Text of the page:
In contrast, the participants in many other English teacher preparation programs around the world are typically nonnative speakers of English who have limited experience with the living English language and its accompanying cultures. An English teacher preparation program at a university in China would perhaps be typical of this type. Such programs must devote much time to the study of English language and culture. Only after prospective teachers have spent one, two, or more years building up their English skills do they study teaching methods or learning theory. Even then, the major program focus remains on polishing their English speaking, listening, reading, and writing skills.

Putting It All Together

Table 1 summarizes the preceding discussion of the multiple dimensions of teacher education in TESOL and the various categories within them. Mathematically, there are 768 different possible combinations of the nineteen different variables distributed along the six different dimensions of this taxonomy. While that many distinct types of ESOL teacher education programs probably don't exist, a great deal of diversity undeniably does.

Conclusion--Uses and Benefits

Understanding the different types of teacher education programs in TESOL and the dimensions along which they vary is more than just an enlightening, academic exercise. As we work to design or improve teacher education programs or research teacher education processes, this taxonomy can be useful in several ways.

First, realizing that many different variables shape teacher education programs in the world of TESOL naturally leads to an. acceptance of the great diversity among them. In fact, in light of the many different factors that shape teacher education programs, we would be foolish to expect them all to be alike. For example, university-based, M.A.-level, full-time, pre-service program in the United States for native-English-speaker teachers planning to work with adults will (and should) be dramatically different from an add-on teacher certification course that meets weekly and is offered in a Southeast Asian country by its ministry of education for practicing elementary education teachers who are minimally proficient in English.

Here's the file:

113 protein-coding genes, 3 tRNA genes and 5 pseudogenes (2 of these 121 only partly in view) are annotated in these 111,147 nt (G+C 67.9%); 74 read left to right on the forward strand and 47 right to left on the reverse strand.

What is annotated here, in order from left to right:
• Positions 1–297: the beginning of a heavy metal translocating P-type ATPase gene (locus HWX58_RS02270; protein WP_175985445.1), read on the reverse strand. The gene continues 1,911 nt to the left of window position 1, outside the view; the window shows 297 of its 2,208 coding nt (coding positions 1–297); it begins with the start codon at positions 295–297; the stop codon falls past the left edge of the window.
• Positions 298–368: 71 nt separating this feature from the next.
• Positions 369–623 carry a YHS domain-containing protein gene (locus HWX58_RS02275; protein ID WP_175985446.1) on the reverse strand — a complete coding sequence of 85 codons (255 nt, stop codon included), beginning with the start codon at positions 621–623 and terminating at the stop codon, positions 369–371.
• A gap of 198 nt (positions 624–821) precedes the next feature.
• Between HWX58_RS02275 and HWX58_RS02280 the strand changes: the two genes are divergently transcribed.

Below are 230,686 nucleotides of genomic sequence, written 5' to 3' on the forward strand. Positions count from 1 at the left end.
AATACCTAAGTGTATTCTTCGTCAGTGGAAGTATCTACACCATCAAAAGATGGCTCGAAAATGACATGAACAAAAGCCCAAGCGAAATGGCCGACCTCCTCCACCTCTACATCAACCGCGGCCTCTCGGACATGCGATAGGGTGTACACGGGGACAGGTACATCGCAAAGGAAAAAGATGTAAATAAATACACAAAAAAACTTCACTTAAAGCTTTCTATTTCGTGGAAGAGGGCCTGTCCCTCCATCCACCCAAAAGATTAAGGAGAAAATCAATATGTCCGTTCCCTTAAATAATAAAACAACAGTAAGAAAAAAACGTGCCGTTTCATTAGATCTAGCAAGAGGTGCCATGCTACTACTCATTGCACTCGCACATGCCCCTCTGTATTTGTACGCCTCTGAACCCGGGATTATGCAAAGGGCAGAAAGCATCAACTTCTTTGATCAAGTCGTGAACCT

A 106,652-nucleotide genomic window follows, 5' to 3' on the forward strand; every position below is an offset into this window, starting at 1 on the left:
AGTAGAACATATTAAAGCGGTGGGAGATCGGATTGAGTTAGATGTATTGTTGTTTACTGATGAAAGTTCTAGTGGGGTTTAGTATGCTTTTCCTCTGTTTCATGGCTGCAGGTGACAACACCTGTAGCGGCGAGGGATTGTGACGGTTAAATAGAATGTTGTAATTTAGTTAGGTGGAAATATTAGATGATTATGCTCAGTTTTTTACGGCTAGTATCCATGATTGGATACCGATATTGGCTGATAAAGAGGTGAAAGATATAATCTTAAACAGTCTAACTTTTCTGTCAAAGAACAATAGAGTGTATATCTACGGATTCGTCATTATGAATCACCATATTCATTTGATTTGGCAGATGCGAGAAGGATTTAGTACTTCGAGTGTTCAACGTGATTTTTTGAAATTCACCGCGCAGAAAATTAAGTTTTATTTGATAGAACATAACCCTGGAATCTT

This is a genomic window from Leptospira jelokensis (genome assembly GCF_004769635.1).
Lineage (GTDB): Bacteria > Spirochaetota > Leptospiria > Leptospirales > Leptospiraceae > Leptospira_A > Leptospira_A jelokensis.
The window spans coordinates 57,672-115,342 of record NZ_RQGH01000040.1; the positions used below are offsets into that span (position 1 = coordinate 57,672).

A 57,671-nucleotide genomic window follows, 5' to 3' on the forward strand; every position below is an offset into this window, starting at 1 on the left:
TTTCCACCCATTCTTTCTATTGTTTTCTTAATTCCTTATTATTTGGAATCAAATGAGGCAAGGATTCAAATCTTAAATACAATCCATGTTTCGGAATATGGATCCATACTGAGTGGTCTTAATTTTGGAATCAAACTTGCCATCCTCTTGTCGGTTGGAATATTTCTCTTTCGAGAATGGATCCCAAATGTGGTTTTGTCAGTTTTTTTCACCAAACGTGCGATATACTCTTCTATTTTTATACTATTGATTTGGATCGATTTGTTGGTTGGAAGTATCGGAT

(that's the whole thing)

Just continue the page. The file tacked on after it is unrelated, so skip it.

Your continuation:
Recognizing that the differences among teacher education programs exist as responses to the particular concerns and challenges associated with their setting, objectives, and audience, we may also be more cautious in our prescriptions regarding what teacher education programs "ought to look like."

In addition, understanding the variables in this taxonomy can help us realize the unique nature of our own individual programs. For instance, mapping where a teacher education program fits on each dimension makes it easier to realize the ways it is similar to or different from others. This realization, in turn, can increase our under standing of why something that works well in one teacher education program may not work in another, leading to a more careful sharing and adoption of ideas. It may also keep us from trying to make our programs be "all things to all people."

Finally, while illustrating the many differences that distinguish our programs from one another, this taxonomy also points out the many areas in which our professional interests overlap. Despite our diversity, we do have many similarities and common concerns. Building on our similarities while respecting our differences, we can work together more successfully and help each other move forward in a truly professional way.